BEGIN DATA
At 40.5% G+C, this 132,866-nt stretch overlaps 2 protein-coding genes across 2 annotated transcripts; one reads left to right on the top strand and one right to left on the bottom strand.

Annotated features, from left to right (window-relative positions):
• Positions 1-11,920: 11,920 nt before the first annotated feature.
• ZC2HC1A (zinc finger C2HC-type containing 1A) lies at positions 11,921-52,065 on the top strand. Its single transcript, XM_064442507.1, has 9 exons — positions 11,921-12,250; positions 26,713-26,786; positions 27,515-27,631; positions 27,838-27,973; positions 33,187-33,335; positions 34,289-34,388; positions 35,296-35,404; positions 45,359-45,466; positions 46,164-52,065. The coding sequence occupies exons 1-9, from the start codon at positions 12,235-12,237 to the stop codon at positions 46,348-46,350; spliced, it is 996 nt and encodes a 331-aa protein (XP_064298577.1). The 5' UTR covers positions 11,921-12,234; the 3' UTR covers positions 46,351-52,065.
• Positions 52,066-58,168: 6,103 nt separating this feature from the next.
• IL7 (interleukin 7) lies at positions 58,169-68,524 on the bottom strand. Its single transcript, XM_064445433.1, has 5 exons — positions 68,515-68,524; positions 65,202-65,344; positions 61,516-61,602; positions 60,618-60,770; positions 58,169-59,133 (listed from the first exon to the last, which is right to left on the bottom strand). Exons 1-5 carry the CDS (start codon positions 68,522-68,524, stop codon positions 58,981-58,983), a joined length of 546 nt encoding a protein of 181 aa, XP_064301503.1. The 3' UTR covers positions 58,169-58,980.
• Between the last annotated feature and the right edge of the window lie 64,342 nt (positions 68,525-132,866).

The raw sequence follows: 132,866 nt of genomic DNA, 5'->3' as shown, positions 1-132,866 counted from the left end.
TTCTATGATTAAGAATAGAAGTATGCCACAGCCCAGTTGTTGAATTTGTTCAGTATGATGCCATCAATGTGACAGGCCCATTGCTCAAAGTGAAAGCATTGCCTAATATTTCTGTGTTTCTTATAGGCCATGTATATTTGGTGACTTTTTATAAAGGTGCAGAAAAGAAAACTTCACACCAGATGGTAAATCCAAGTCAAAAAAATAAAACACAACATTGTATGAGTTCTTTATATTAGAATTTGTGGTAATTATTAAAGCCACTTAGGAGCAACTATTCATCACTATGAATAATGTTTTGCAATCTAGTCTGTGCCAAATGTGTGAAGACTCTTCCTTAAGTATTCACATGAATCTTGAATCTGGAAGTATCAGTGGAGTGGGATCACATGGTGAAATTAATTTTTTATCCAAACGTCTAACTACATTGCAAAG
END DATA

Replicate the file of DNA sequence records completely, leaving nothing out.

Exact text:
At 40.5% G+C, this 132,866-nt stretch overlaps 2 protein-coding genes across 2 annotated transcripts; one reads left to right on the top strand and one right to left on the bottom strand.

Annotated features, from left to right (window-relative positions):
• Positions 1-11,920: 11,920 nt before the first annotated feature.
• ZC2HC1A (zinc finger C2HC-type containing 1A) lies at positions 11,921-52,065 on the top strand. Its single transcript, XM_064442507.1, has 9 exons — positions 11,921-12,250; positions 26,713-26,786; positions 27,515-27,631; positions 27,838-27,973; positions 33,187-33,335; positions 34,289-34,388; positions 35,296-35,404; positions 45,359-45,466; positions 46,164-52,065. The coding sequence occupies exons 1-9, from the start codon at positions 12,235-12,237 to the stop codon at positions 46,348-46,350; spliced, it is 996 nt and encodes a 331-aa protein (XP_064298577.1). The 5' UTR covers positions 11,921-12,234; the 3' UTR covers positions 46,351-52,065.
• Positions 52,066-58,168: 6,103 nt separating this feature from the next.
• IL7 (interleukin 7) lies at positions 58,169-68,524 on the bottom strand. Its single transcript, XM_064445433.1, has 5 exons — positions 68,515-68,524; positions 65,202-65,344; positions 61,516-61,602; positions 60,618-60,770; positions 58,169-59,133 (listed from the first exon to the last, which is right to left on the bottom strand). Exons 1-5 carry the CDS (start codon positions 68,522-68,524, stop codon positions 58,981-58,983), a joined length of 546 nt encoding a protein of 181 aa, XP_064301503.1. The 3' UTR covers positions 58,169-58,980.
• Between the last annotated feature and the right edge of the window lie 64,342 nt (positions 68,525-132,866).

The raw sequence follows: 132,866 nt of genomic DNA, 5'->3' as shown, positions 1-132,866 counted from the left end.
TTCTATGATTAAGAATAGAAGTATGCCACAGCCCAGTTGTTGAATTTGTTCAGTATGATGCCATCAATGTGACAGGCCCATTGCTCAAAGTGAAAGCATTGCCTAATATTTCTGTGTTTCTTATAGGCCATGTATATTTGGTGACTTTTTATAAAGGTGCAGAAAAGAAAACTTCACACCAGATGGTAAATCCAAGTCAAAAAAATAAAACACAACATTGTATGAGTTCTTTATATTAGAATTTGTGGTAATTATTAAAGCCACTTAGGAGCAACTATTCATCACTATGAATAATGTTTTGCAATCTAGTCTGTGCCAAATGTGTGAAGACTCTTCCTTAAGTATTCACATGAATCTTGAATCTGGAAGTATCAGTGGAGTGGGATCACATGGTGAAATTAATTTTTTATCCAAACGTCTAACTACATTGCAAAG